If thus thou vanisheit, thou tell'ít the world
It is not worth leave-taking.

[Ires dies. Char. Diffolve, thick cloud and rain, that I may fay, The gods themselves do weep.

Cleo. This proves me base-
If the first meet the curled Antony,
He'll make demand of her, and spend that kiss
Which is my heaven to have. Come, mortal wretch,

[To the Alp
With thy sharp teeth this knot intrinsicate (34)
Of life at once untie. Oh, couldst thou speak,
That I might hear thee call great Cafar ass,

Char. Oh, eastern star!

Cleo. Peace, peace !
Dost thou not see my baby at my breaft,
That sucks the nurse asleep?

Char. O, break! O, break!

Cleo. As sweet as balm, as soft as air, as gentle, O Antony ! Nay, I will take thee too,

[Applying another Afp. (35) What should I stay.

[Dies. Char.

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(34) Intrinhcate] i. e. Intricate, intangled, or tied in hard knots ; fo, in King Lear,

Like rats, oft bite the holy cords in twain,
Too intrinsicate to unloose.

(35) What should I stay, &c.] Shakespear excels prodigiously
in these breaks; so, Percy, in Henry IV. first part, just depart-
ing; says,

-No, ,

Char. In this wild world? fo, fare thee well;
Now, boast thee, death; in thy poffeffion lies
A lass unparallel'd.

-No, Percy, thou art dust,
And food for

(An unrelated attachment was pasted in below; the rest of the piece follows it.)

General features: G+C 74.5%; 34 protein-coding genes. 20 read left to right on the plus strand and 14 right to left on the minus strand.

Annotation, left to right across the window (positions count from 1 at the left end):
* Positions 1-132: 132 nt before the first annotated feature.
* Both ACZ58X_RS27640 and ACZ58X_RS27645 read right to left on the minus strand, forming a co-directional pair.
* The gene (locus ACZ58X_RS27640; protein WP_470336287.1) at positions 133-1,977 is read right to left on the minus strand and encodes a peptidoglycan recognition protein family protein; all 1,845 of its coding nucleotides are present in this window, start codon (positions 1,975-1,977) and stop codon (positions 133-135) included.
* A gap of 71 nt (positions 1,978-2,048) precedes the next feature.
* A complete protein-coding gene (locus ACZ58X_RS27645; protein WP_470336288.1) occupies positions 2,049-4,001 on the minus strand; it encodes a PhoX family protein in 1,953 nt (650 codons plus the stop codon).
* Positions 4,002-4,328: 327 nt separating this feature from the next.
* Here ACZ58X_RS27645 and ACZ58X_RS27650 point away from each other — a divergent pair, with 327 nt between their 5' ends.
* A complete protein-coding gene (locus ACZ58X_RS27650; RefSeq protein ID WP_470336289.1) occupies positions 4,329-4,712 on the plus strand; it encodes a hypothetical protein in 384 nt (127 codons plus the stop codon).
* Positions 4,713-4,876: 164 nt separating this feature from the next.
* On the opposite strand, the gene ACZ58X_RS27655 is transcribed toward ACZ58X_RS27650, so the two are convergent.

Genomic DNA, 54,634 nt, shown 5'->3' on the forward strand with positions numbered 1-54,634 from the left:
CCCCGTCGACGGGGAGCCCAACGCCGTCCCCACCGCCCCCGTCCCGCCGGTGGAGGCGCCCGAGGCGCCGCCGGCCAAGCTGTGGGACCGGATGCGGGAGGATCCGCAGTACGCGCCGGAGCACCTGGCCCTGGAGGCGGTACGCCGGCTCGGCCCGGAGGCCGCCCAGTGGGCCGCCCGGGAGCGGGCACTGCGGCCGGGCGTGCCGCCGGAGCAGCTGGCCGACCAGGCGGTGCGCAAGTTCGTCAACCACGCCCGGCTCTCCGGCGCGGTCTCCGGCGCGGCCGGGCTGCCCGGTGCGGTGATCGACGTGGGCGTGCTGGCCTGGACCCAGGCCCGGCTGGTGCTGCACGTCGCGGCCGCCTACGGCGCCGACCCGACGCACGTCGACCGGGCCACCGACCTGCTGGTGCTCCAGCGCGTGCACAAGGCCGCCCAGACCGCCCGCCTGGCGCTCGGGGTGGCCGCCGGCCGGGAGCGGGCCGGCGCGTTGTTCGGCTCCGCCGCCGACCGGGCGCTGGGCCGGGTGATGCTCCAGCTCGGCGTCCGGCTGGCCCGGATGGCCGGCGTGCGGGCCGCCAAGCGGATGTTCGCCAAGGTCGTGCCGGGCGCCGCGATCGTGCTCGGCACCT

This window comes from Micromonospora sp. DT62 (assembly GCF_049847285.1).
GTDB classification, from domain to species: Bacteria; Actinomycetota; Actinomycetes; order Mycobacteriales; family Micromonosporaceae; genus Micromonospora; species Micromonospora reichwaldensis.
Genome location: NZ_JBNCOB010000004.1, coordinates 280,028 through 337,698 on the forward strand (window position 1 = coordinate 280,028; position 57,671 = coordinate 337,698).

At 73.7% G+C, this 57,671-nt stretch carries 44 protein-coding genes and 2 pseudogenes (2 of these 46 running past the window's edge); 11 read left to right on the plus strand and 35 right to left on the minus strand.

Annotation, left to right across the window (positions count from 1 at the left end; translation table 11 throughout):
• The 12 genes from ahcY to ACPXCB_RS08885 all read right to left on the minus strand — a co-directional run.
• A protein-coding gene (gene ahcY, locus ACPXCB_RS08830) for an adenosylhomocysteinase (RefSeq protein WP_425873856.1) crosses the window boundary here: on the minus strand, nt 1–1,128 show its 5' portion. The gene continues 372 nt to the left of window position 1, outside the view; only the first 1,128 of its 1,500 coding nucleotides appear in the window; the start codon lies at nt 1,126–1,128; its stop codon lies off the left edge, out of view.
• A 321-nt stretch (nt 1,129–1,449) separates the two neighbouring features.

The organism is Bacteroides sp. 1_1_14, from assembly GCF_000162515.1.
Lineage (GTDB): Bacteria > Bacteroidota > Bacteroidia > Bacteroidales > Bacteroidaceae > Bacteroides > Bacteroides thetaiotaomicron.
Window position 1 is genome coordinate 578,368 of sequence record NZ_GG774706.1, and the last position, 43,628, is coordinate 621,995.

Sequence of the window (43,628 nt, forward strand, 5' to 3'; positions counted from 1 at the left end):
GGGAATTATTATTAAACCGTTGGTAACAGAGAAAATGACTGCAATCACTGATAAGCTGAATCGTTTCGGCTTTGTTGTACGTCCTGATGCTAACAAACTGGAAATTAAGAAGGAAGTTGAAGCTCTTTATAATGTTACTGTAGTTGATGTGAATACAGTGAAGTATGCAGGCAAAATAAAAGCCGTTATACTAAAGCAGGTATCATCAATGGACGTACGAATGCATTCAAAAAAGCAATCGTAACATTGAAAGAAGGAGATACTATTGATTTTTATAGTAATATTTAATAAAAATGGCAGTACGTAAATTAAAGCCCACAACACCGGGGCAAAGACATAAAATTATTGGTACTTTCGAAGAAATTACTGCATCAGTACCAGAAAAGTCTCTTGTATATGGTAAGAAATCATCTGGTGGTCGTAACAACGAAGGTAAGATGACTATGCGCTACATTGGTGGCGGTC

(Dieta P.Hen. Worms; brave Percy, fare thee well, &c.

General Observation. THIS play (says Johnson) keeps curiosity always bufy, and the passions always interested. The continual hurry of the action, the variety of incidents, and the quick fuccession of one personage to another, call the mind forward without intermission from the first act to the last. But the power of delighting is derived principally from the frequent changes of the scene ; for, except The feminine arts, some of which are too low, which distinguish Cleopatra, no character is very strongly discriminated. who did not easily miss what he desired to find, has discovered that the language of Antony is, with great skill and learning, made pompous and superb, according to his real practice. But I think his diction not distinguishable from that of others : the most tumid speech in the play is that which Cæfar makes to Očlavia.

The events, of which the principal are described according to history, are produced without any art of connexion or care of disposition.

Upton, ,


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HAT (1) would you

have, ye curs, That like nor peace, nor war? The one afa

frights you, The other makes you proud. He that trusts to you,


(1) What, &c.] Shakespear has many passages on the uncertainty of popular favour, and the fickleness of the vulgar: the reader will find one in the ad part of Henry IV. v. 2. p. 17. where I have referred to this: Milton, in his 3d book of Para. disc Regained, has a passage remarkably similar to this. Satan says to Christ,

These god-like virtues wherefore dost thou hide,
Affecting private life? wherefore deprive
All earth her wonder at thy acts, thyself
The fame and glory: glory, the reward
That sole excites to high attempts, the flame
Of moft erected spirits ?
To whom our Saviour calmly thus reply'd :
What is glory but the blaze of fame,
The people's praise, if always praise unmixt ?
And what the people, but a herd confus'd,
A miscellaneous rabble, who extol
Things vulgar, and well-weigh'd scarce worth the praise ?

They praise and they admire they know not what,
And know not whom, but as one leads the other,
And what delight to be by such extoll’d,
To live upon their tongues, and be their talk,